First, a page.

Philip Pullman and Axel Scheffler have been named Author and Illustrator of the Year respectively at The British Book Awards 2018.
Returning to the British Book Awards' roster is "old favourite" Author of the Year, which has been awarded to Pullman, in part for the publication of "event book of the year", La Belle Sauvage (David Fickling Books/Penguin Random House Children’s).
Presented as an "equel" to the earlier His Dark Materials titles, La Belle Sauvage gave Pullman his first ever Official UK Top 50 number one, with 71,568 copies sold in its first part-week on sale. It stayed in the top five of the hardback chart for 11 weeks—from publication right through to the end of the year—and was the 10th-bestselling book of 2017. It was the fastest-selling children’s audiobook ever, and PRH Children’s fastest-selling e-book. It won the Waterstones Book of the Year—the first children’s title to do so—and in total the hardback edition sold 305,000 copies in 2017, generating £3.8m.
The title also "cemented Pullman’s reputation as a writer who spoke to both adults and children, a writer who could please critics and book-buyers, with a book that could sell in outlets across the trade", said the judges. To date, Pullman has published 33 books, and he is now among the top 10 all-time bestselling children’s authors in the UK, and sales of all his books amounted to 526,000 copies, with a value of £5.7m through Nielsen UK Bookscan, in 2017. His life sales now stand at 6.8 million copies, for a value of £47.7m.
The judges also praised Pullman's commitment to authors and campaigning, which they said made him the "standout choice" for this award. He has served as president of the Society of Authors since 2013, taking vocal positions on the importance of paying authors fairly, the value of independent bookshops and literacy.
Meanwhile, Scheffler was named the first ever Illustrator of the Year, an award introduced to highlight the contribution made by artists to books and the book eceonomy.
Scheffler has been illustrating books since 1988, when he illustrated a new edition of Helen Cresswell's Middle-Grade classic The Piemakers. His first picture book, You’re a Hero, Daley B! by Jon Blake, followed in 1992, the same year that he first collaborated with the writer Julia Donaldson on A Squash and a Squeeze. He has since illustrated more than 100 books for a range of different publishers including Scholastic, Macmillan and Nosy Crow.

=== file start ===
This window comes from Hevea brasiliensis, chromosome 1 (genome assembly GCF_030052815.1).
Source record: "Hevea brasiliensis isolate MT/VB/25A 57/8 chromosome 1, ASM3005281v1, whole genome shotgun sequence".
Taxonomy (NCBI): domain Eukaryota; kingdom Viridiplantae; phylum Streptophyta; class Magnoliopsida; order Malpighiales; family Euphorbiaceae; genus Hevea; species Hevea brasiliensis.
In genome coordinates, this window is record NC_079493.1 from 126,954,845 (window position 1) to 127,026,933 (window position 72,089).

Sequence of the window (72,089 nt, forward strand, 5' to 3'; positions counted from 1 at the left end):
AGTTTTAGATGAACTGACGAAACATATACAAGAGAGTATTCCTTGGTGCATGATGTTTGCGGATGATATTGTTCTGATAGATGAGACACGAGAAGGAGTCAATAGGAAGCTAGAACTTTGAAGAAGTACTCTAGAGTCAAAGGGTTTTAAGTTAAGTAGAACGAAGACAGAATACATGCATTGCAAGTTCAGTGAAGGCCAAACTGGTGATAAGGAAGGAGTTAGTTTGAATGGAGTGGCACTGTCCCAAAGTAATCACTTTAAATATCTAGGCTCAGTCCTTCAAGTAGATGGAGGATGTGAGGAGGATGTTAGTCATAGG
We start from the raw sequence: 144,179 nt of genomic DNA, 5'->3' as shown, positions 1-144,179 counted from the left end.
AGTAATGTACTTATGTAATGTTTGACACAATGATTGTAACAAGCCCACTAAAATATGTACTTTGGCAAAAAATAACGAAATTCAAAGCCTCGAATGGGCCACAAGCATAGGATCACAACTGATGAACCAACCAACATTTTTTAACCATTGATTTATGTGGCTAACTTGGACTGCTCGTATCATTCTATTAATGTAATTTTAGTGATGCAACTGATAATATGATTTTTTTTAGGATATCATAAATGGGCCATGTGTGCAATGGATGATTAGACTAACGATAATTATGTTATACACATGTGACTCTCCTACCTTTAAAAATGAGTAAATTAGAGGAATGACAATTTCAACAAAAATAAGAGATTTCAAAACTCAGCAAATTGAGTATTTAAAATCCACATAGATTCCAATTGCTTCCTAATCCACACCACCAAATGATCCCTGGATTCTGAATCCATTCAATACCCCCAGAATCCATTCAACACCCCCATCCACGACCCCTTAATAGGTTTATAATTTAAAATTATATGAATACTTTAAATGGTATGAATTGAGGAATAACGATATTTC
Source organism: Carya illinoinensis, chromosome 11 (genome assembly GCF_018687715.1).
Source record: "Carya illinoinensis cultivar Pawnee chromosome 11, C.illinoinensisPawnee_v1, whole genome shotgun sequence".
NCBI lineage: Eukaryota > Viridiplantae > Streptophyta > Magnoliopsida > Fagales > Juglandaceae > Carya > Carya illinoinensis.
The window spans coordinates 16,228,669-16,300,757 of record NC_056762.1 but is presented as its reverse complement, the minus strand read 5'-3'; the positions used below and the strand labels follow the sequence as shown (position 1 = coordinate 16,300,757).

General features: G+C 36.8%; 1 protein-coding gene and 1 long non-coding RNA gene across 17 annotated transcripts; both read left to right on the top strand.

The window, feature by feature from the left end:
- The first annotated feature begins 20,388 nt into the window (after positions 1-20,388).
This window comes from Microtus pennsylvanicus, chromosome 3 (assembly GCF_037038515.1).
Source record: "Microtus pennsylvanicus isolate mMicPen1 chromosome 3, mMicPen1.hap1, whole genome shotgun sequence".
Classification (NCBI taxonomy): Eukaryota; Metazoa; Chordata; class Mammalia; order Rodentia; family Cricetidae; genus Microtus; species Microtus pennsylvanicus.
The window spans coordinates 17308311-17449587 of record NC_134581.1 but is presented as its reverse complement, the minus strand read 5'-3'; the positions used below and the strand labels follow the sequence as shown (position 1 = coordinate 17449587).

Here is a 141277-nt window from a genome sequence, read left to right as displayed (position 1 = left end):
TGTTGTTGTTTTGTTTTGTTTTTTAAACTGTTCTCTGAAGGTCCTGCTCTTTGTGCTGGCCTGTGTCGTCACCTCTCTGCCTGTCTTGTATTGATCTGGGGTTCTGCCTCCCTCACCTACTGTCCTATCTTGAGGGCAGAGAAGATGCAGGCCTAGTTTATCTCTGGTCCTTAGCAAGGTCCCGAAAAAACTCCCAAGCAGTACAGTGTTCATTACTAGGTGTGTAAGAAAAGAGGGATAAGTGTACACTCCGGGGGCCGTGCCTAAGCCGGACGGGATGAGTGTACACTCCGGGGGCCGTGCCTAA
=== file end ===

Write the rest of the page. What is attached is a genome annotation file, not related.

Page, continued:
In 2017 Scheffler generated sales of £9.5m through Nielsen BookScan from the 60 different titles that he has in print in the UK. It is through his ongoing collaboration with Donaldson that he has become one of the UK’s most well-known illustrators. From The Gruffalo to Stick Man, Scheffler’s interpretation of Donaldson’s characters are "instantly recognisable, turning the stories into modern classics", said the judges.
The duo’s titles have sold 48 million copies worldwide. The Gruffalo (Macmillan) has been published in 75 languages and all of Scheffler’s picture books are steadily being translated worldwide. Five of these books have been made into films, most recently "The Highway Rat".
The judges highlighted the illustrator's dedication to important causes including his active support of literacy charities, environmental and conservation charities and charities offering support for the refugee crisis. Further, through political artwork, exhibitions with fellow European illustrators and media interviews, Scheffler seeks to promote the benefits of a compassionate world, particularly in the face of Brexit. Scheffler "articulates how children’s books are one of the UK’s most successful exports, and how their universality demonstrates the power and importance of sharing stories across continents", added the judges.
Discussing the two awards, Nigel Roby, publisher and chief executive of The Bookseller, said: "It's a truisim, but without authors and illustrators there are no books to publish, no books to sell. They are the stars. We must cherish them."